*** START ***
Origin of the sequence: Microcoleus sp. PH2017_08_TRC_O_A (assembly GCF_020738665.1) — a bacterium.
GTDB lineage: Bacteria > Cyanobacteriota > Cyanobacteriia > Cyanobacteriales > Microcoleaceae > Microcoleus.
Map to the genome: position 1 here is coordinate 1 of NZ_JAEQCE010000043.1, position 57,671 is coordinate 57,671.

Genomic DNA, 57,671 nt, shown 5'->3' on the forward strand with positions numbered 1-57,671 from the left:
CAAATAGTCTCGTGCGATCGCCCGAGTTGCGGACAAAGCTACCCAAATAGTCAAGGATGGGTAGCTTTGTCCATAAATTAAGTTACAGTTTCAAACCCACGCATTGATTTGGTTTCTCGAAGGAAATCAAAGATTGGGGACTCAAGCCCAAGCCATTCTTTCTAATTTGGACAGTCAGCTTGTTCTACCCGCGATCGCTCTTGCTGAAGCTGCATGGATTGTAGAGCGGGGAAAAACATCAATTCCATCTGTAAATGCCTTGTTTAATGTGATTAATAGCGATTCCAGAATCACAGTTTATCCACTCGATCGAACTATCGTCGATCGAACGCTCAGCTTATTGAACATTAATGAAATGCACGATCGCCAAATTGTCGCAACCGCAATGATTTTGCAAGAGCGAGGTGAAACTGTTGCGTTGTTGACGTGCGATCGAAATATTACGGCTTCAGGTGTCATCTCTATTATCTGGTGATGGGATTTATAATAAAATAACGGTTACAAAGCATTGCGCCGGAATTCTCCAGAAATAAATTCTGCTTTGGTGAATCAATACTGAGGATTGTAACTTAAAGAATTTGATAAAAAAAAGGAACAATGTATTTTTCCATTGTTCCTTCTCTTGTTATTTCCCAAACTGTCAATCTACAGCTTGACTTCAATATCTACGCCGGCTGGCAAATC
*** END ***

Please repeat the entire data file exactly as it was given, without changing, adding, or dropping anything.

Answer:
Origin of the sequence: Microcoleus sp. PH2017_08_TRC_O_A (assembly GCF_020738665.1) — a bacterium.
GTDB lineage: Bacteria > Cyanobacteriota > Cyanobacteriia > Cyanobacteriales > Microcoleaceae > Microcoleus.
Map to the genome: position 1 here is coordinate 1 of NZ_JAEQCE010000043.1, position 57,671 is coordinate 57,671.

Genomic DNA, 57,671 nt, shown 5'->3' on the forward strand with positions numbered 1-57,671 from the left:
CAAATAGTCTCGTGCGATCGCCCGAGTTGCGGACAAAGCTACCCAAATAGTCAAGGATGGGTAGCTTTGTCCATAAATTAAGTTACAGTTTCAAACCCACGCATTGATTTGGTTTCTCGAAGGAAATCAAAGATTGGGGACTCAAGCCCAAGCCATTCTTTCTAATTTGGACAGTCAGCTTGTTCTACCCGCGATCGCTCTTGCTGAAGCTGCATGGATTGTAGAGCGGGGAAAAACATCAATTCCATCTGTAAATGCCTTGTTTAATGTGATTAATAGCGATTCCAGAATCACAGTTTATCCACTCGATCGAACTATCGTCGATCGAACGCTCAGCTTATTGAACATTAATGAAATGCACGATCGCCAAATTGTCGCAACCGCAATGATTTTGCAAGAGCGAGGTGAAACTGTTGCGTTGTTGACGTGCGATCGAAATATTACGGCTTCAGGTGTCATCTCTATTATCTGGTGATGGGATTTATAATAAAATAACGGTTACAAAGCATTGCGCCGGAATTCTCCAGAAATAAATTCTGCTTTGGTGAATCAATACTGAGGATTGTAACTTAAAGAATTTGATAAAAAAAAGGAACAATGTATTTTTCCATTGTTCCTTCTCTTGTTATTTCCCAAACTGTCAATCTACAGCTTGACTTCAATATCTACGCCGGCTGGCAAATC